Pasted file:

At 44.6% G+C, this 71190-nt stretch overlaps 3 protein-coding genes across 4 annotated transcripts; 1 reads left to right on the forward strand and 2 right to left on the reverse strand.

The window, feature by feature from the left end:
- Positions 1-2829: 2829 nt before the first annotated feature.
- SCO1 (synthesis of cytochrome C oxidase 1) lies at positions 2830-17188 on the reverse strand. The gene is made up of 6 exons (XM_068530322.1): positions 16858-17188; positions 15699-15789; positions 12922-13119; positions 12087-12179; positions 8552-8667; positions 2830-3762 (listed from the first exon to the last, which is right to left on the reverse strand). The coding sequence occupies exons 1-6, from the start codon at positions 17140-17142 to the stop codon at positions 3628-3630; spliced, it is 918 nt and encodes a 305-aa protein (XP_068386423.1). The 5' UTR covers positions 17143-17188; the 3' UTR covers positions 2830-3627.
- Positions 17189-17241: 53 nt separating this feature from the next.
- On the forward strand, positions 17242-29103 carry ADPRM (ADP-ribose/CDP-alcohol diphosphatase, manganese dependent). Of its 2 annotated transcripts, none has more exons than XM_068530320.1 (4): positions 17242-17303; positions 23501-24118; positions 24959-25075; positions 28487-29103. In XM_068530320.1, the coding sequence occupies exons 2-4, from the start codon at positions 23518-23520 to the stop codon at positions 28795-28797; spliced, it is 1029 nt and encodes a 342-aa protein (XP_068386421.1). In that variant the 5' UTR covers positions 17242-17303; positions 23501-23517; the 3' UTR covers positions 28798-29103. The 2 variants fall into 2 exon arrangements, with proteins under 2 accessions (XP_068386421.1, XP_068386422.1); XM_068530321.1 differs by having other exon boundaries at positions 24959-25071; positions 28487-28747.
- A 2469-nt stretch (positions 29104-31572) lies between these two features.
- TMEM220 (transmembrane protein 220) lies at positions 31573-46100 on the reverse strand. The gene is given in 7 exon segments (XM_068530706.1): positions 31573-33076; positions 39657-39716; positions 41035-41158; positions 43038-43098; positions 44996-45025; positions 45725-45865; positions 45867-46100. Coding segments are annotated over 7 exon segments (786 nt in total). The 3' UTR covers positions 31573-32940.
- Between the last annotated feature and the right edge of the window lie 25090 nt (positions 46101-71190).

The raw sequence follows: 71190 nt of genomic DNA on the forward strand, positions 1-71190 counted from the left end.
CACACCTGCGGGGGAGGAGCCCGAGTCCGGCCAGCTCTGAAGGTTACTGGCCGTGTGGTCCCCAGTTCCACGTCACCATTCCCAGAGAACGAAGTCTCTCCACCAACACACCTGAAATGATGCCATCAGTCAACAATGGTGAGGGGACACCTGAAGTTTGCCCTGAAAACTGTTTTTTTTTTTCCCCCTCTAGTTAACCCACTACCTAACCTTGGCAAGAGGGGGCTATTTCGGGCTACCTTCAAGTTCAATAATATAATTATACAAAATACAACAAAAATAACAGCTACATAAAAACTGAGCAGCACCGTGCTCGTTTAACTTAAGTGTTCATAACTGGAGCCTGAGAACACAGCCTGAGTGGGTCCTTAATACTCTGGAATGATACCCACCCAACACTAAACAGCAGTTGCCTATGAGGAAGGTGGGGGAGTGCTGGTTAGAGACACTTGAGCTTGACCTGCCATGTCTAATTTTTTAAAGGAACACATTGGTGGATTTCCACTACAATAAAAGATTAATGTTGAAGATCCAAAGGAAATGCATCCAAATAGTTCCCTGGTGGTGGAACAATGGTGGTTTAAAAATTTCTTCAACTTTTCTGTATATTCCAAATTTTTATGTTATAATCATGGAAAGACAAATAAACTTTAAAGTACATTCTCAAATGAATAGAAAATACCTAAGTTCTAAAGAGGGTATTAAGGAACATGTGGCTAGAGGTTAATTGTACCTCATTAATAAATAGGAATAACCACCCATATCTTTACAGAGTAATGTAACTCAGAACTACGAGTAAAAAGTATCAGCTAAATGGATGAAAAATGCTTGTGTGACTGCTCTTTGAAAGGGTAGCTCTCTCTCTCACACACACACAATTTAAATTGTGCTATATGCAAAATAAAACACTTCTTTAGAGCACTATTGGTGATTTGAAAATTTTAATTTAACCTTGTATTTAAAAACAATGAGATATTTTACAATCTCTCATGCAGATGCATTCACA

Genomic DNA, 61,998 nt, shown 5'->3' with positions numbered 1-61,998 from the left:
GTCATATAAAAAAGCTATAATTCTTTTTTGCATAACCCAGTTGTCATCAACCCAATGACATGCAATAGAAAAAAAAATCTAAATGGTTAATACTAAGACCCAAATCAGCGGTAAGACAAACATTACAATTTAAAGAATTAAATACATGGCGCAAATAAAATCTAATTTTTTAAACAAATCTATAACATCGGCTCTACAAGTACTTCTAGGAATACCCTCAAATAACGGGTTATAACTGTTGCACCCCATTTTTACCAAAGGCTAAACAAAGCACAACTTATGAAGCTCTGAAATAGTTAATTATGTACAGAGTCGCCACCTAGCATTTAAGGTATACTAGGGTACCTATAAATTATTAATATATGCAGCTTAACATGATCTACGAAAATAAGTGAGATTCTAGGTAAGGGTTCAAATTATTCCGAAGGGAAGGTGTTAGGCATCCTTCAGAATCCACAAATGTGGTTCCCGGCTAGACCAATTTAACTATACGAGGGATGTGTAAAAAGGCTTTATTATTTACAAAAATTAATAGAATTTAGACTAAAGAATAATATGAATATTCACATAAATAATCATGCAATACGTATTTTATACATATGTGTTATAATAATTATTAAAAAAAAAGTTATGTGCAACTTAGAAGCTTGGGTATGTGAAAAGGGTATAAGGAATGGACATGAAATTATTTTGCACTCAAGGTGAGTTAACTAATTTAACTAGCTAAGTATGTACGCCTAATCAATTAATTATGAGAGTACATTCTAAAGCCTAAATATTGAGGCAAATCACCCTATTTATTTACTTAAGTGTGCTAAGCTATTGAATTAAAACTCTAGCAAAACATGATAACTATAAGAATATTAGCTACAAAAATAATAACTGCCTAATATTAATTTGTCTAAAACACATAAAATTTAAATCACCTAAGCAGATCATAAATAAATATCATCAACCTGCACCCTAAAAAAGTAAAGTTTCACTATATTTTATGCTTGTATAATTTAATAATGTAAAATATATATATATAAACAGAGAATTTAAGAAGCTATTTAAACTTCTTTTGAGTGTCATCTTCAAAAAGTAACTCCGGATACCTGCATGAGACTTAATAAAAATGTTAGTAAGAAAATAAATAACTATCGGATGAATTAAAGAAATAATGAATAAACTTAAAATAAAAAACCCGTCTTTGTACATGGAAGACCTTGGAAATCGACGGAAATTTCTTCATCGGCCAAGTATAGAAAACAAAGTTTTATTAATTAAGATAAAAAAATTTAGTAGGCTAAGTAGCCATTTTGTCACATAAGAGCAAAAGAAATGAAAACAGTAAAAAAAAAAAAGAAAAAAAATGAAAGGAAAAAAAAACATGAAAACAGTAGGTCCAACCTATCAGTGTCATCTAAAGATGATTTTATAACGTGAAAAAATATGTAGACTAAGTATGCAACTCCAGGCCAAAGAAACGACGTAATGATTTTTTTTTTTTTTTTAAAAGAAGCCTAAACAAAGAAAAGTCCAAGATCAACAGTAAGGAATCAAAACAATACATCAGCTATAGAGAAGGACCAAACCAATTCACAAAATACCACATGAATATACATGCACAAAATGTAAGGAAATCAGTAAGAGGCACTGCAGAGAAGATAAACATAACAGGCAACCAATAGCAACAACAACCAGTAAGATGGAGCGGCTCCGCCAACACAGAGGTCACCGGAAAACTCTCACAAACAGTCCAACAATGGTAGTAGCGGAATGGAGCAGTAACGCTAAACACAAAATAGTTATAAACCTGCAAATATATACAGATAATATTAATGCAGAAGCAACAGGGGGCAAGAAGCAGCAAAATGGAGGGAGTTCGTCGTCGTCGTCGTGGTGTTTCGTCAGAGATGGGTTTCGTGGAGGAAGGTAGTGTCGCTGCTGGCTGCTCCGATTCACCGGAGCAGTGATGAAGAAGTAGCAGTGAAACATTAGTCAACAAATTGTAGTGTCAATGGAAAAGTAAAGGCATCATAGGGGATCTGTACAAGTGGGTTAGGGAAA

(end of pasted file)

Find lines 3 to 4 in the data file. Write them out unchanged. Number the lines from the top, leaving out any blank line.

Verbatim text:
- Positions 1-2829: 2829 nt before the first annotated feature.
- SCO1 (synthesis of cytochrome C oxidase 1) lies at positions 2830-17188 on the reverse strand. The gene is made up of 6 exons (XM_068530322.1): positions 16858-17188; positions 15699-15789; positions 12922-13119; positions 12087-12179; positions 8552-8667; positions 2830-3762 (listed from the first exon to the last, which is right to left on the reverse strand). The coding sequence occupies exons 1-6, from the start codon at positions 17140-17142 to the stop codon at positions 3628-3630; spliced, it is 918 nt and encodes a 305-aa protein (XP_068386423.1). The 5' UTR covers positions 17143-17188; the 3' UTR covers positions 2830-3627.